Rogan P.K.,University of Western Ontario | Rogan P.K.,Cytognomix Inc. | Li Y.,University of Western Ontario | Wilkins R.C.,Consumer and Clinical Radiation Protection Bureau | And 3 more authors.
Radiation Protection Dosimetry | Year: 2016

The dose from ionizing radiation exposure can be interpolated from a calibration curve fit to the frequency of dicentric chromosomes (DCs) at multiple doses. As DC counts are manually determined, there is an acute need for accurate, fully automated biodosimetry calibration curve generation and analysis of exposed samples. Software, the Automated Dicentric Chromosome Identifier (ADCI), is presented which detects and discriminates DCs from monocentric chromosomes, computes biodosimetry calibration curves and estimates radiation dose. Images of metaphase cells from samples, exposed at 1.4-3.4Gy, that had been manually scored by two reference laboratories were reanalyzed with ADCI. This resulted in estimated exposures within 0.4-1.1Gy of the physical dose. Therefore, ADCI can determine radiation dose with accuracies comparable to standard triage biodosimetry. Calibration curves were generated from metaphase images in ~10 h, and dose estimations required ~0.8 h per 500 image sample. Running multiple instances of ADCI may be an effective response to a mass casualty radiation event. © The Author 2016.


Shirley B.C.,University of Western Ontario | Mucaki E.J.,University of Western Ontario | Whitehead T.,SHARCNET | Costea P.I.,KTH Royal Institute of Technology | And 3 more authors.
Genomics, Proteomics and Bioinformatics | Year: 2013

Information theory-based methods have been shown to be sensitive and specific for predicting and quantifying the effects of non-coding mutations in Mendelian diseases. We present the Shannon pipeline software for genome-scale mutation analysis and provide evidence that the software predicts variants affecting mRNA splicing. Individual information contents (in bits) of reference and variant splice sites are compared and significant differences are annotated and prioritized. The software has been implemented for CLC-Bio Genomics platform. Annotation indicates the context of novel mutations as well as common and rare SNPs with splicing effects. Potential natural and cryptic mRNA splicing variants are identified, and null mutations are distinguished from leaky mutations. Mutations and rare SNPs were predicted in genomes of three cancer cell lines (U2OS, U251 and A431), which were supported by expression analyses. After filtering, tractable numbers of potentially deleterious variants are predicted by the software, suitable for further laboratory investigation. In these cell lines, novel functional variants comprised 6-17 inactivating mutations, 1-5 leaky mutations and 6-13 cryptic splicing mutations. Predicted effects were validated by RNA-seq analysis of the three aforementioned cancer cell lines, and expression microarray analysis of SNPs in HapMap cell lines. © 2013.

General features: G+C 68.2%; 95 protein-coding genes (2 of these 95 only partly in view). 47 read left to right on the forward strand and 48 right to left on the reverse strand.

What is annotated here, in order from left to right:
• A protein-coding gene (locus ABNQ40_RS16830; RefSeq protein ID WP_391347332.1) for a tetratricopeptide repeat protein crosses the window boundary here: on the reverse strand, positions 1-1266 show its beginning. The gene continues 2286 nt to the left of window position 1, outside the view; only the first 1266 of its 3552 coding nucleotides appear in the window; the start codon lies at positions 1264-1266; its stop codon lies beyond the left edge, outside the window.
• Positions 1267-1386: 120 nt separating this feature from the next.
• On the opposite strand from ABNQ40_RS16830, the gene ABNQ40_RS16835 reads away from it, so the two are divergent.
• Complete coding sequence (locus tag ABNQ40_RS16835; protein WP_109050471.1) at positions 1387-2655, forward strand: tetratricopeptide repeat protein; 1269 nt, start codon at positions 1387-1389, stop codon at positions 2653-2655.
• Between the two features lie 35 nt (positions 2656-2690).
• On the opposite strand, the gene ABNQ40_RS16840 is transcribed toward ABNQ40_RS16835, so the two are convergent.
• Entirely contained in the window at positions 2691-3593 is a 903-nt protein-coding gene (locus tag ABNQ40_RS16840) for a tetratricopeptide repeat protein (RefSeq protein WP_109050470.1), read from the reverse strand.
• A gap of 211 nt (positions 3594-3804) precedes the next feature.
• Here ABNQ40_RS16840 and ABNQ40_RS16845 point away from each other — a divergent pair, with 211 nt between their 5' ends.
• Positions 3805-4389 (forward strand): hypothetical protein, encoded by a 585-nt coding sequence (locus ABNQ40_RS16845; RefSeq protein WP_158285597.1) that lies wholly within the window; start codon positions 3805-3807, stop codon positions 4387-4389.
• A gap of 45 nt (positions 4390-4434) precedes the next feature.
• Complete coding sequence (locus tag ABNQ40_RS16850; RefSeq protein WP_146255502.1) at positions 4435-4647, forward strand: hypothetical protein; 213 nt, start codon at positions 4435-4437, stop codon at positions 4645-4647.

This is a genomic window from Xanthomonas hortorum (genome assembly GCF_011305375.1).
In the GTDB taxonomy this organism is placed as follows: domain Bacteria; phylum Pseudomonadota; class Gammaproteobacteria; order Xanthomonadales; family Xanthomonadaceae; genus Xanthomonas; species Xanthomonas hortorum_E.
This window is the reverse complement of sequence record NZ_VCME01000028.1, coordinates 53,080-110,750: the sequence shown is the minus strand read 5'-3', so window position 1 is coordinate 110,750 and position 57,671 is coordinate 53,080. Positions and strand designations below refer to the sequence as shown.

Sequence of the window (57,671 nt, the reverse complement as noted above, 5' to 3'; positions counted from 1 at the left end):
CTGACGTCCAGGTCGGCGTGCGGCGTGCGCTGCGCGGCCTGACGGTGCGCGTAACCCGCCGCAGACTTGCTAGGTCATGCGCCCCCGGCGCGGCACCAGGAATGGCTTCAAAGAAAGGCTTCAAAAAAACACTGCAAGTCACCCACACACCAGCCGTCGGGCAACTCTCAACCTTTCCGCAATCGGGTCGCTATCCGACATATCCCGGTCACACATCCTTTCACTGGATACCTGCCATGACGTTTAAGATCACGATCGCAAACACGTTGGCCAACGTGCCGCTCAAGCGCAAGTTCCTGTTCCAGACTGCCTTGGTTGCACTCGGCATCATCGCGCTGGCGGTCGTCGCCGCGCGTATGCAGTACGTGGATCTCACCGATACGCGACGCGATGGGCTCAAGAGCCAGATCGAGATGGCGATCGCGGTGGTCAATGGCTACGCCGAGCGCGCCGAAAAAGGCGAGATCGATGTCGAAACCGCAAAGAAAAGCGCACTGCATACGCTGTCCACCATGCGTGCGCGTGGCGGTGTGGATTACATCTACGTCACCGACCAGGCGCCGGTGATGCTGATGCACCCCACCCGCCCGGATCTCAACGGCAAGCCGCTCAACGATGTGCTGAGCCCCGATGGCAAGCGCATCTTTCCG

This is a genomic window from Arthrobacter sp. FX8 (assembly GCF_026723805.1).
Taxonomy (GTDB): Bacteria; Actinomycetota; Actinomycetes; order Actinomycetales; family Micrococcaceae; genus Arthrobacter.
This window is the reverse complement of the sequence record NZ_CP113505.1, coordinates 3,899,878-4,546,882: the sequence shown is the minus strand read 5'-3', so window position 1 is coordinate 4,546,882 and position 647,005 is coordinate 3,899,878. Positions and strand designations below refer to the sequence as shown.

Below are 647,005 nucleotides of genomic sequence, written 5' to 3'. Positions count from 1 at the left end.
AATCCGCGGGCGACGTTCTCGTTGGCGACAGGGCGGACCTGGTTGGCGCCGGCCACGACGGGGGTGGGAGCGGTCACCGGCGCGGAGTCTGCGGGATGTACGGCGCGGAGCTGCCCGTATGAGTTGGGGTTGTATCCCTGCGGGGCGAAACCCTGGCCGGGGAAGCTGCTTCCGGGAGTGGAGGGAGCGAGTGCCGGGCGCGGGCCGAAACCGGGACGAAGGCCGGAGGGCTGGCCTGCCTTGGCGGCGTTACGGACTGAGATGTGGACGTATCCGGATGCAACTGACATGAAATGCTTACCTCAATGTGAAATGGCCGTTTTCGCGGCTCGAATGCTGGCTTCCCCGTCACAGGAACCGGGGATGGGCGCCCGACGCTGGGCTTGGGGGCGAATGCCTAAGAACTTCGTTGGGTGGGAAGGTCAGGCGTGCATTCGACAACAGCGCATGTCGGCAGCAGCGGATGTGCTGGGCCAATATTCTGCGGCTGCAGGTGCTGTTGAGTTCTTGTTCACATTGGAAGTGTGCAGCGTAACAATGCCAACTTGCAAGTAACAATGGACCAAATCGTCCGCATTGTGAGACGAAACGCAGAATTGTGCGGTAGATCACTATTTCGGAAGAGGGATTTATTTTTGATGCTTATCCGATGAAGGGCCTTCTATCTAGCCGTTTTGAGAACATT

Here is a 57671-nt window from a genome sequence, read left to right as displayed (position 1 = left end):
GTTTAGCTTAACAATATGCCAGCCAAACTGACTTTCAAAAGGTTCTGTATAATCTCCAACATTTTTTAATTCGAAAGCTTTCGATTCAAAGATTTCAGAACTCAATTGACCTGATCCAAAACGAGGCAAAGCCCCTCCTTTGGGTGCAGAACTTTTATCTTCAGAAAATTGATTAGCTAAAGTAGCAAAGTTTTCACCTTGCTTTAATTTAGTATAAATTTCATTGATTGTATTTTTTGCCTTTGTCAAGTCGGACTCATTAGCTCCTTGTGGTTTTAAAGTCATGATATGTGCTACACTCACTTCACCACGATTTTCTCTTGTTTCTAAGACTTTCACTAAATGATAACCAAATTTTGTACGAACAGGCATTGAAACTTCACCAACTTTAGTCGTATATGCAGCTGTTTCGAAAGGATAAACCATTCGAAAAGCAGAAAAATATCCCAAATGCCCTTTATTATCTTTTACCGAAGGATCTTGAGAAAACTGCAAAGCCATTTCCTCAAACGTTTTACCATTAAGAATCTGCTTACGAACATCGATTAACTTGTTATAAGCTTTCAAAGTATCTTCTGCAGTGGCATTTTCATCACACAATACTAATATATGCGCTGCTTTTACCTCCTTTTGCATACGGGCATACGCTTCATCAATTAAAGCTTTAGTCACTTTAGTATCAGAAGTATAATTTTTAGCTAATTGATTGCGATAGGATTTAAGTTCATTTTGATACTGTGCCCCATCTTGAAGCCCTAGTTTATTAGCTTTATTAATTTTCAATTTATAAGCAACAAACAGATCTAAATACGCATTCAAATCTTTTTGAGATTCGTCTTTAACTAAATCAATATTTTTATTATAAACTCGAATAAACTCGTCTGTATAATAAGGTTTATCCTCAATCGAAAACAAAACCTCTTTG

Dorman S.N.,University of Western Ontario | Baranova K.,University of Western Ontario | Knoll J.H.M.,University of Western Ontario | Knoll J.H.M.,London Health Sciences Center | And 6 more authors.
Molecular Oncology | Year: 2016

Increasingly, the effectiveness of adjuvant chemotherapy agents for breast cancer has been related to changes in the genomic profile of tumors. We investigated correspondence between growth inhibitory concentrations of paclitaxel and gemcitabine (GI50) and gene copy number, mutation, and expression first in breast cancer cell lines and then in patients. Genes encoding direct targets of these drugs, metabolizing enzymes, transporters, and those previously associated with chemoresistance to paclitaxel (n = 31 genes) or gemcitabine (n = 18) were analyzed. A multi-factorial, principal component analysis (MFA) indicated expression was the strongest indicator of sensitivity for paclitaxel, and copy number and expression were informative for gemcitabine. The factors were combined using support vector machines (SVM). Expression of 15 genes (ABCC10, BCL2, BCL2L1, BIRC5, BMF, FGF2, FN1, MAP4, MAPT, NFKB2, SLCO1B3, TLR6, TMEM243, TWIST1, and CSAG2) predicted cell line sensitivity to paclitaxel with 82% accuracy. Copy number profiles of 3 genes (ABCC10, NT5C, TYMS) together with expression of 7 genes (ABCB1, ABCC10, CMPK1, DCTD, NME1, RRM1, RRM2B), predicted gemcitabine response with 85% accuracy. Expression and copy number studies of two independent sets of patients with known responses were then analyzed with these models. These included tumor blocks from 21 patients that were treated with both paclitaxel and gemcitabine, and 319 patients on paclitaxel and anthracycline therapy. A new paclitaxel SVM was derived from an 11-gene subset since data for 4 of the original genes was unavailable. The accuracy of this SVM was similar in cell lines and tumor blocks (70-71%). The gemcitabine SVM exhibited 62% prediction accuracy for the tumor blocks due to the presence of samples with poor nucleic acid integrity. Nevertheless, the paclitaxel SVM predicted sensitivity in 84% of patients with no or minimal residual disease. © 2015 Federation of European Biochemical Societies.


Caminsky N.G.,University of Western Ontario | Mucaki E.J.,University of Western Ontario | Perri A.M.,University of Western Ontario | Lu R.,University of Western Ontario | And 4 more authors.
Human Mutation | Year: 2016